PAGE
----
- Looking for ROI
This relates back to the previous point about looking at the big number, however ROI is an important metric. If you’re considering purchasing your solar system in cash, you don’t have to install it on your forever home and use it for 20 years to make it a smart purchase. Here’s some sample arithmetic…if a solar system offsets $1800 a year’s worth of utility energy purchases, and it comes with a 25-year guarantee, that’s $45,000 worth of guaranteed power. Your two ROI calculations are:
$1800 a year is a 6% to 9% return on investment year over year. That’s not bad. The missed portion of this picture is that the resale value of your home just went up by $20,000*. By the time the average homeowner collects their tax credit and enjoys the return on investment at sale, the ROI is 90-100% after only one year of use. Don’t believe us? Let’s work it out: You’ve got a $29,000 system minus a $7,540 tax credit (assuming you qualify) leaving $21,460. If you use your system for one year and then sell your home, you have avoided $1,800 of energy costs, and selling your system to the new owner for $20,000 means you’ve recouped $21,800, which is more than a 100% ROI!
Guess what? It gets even better. The person who purchases your home is receiving $45,000 of guaranteed energy for $20,000, so now you’re a hero, too. It’s a win for everybody and it doesn’t require a lifetime in the house. (And if you enjoyed that math, here’s more math on solar.)
- Dismissing Savings
One of the great things about switching to solar energy is that your payment never goes up. You can’t say the same for your electric bill. Twelve dollars a month in savings might not sound like a big deal, but it’s 15% lower than what you’re paying the utility. That’s great! And every time the utility prices go up, your savings get more attractive. Within five years, your solar payment will be 20% lower than the cost of energy from the market, and those savings will continue to look better and better over time until eventually the payment reaches zero and you’re saving 100%—which is something the utility company is never going to offer.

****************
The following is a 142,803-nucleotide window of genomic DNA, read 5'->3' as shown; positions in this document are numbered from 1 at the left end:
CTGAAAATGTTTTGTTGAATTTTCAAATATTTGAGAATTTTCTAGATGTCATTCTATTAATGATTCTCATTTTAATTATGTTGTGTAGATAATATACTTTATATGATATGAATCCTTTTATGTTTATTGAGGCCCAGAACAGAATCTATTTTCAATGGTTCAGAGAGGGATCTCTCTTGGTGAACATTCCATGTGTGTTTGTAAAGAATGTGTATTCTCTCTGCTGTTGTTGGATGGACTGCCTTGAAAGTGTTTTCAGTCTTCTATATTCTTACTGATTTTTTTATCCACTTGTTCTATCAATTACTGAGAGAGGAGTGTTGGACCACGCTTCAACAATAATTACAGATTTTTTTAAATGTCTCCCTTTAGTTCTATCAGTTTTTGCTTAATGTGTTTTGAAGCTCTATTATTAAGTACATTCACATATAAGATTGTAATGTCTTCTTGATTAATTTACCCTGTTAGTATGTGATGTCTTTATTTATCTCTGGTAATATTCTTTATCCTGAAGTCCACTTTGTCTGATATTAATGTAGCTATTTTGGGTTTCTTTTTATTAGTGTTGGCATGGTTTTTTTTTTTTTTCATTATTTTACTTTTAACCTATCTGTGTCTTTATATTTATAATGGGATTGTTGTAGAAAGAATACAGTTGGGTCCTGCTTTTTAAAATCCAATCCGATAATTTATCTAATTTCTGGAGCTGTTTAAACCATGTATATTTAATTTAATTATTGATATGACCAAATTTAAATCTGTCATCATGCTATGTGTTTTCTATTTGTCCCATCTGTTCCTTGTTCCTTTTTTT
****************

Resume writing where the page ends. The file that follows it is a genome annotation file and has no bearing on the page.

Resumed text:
- Misunderstanding the Warranty
Warranty? Who reads those things, anyway? Just kidding, you should read your warranties, but we’re going to break things down for you here to make that solar warranty a little more digestible. Solar system warranties have three components: the panel warranty, the inverter warranty, and the service warranty.
The panel warranty is 25 years on performance and typically less for materials (this may seem odd, but in truth most material failures occur in the first few months). Inverter warranties range from 5 years to 25 years and are often not discussed. Make sure your inverter carries a 25-year protection (often, companies will offer supplemental protection to increase a 10 year warranty to 25 for just a few dollars). Service warranties are provided by the installation company and are only required to be three years.
Good companies offer 10-year service warranties. If someone offers you a 25-year service warranty, that’s actually a big red flag. Most of the companies offering this have been around for two years or less, and the only thing that can be guaranteed is that they won’t be around in 25 years to honor their hefty service warranty. They are using it to sway you to sign. Don’t fall for it.
Chances are if you know someone who isn’t happy with their solar experience it’s because they made one or more of those big eight mistakes. Don’t let that be you! We believe a rising tide lifts all boats, and if we can make going solar a great experience for everyone, more and more people will choose to go solar. It’s the right thing to do. It makes good financial sense. And it’s a win for everyone.
*these calculations are supported by the National Appraisers Guide for Realtors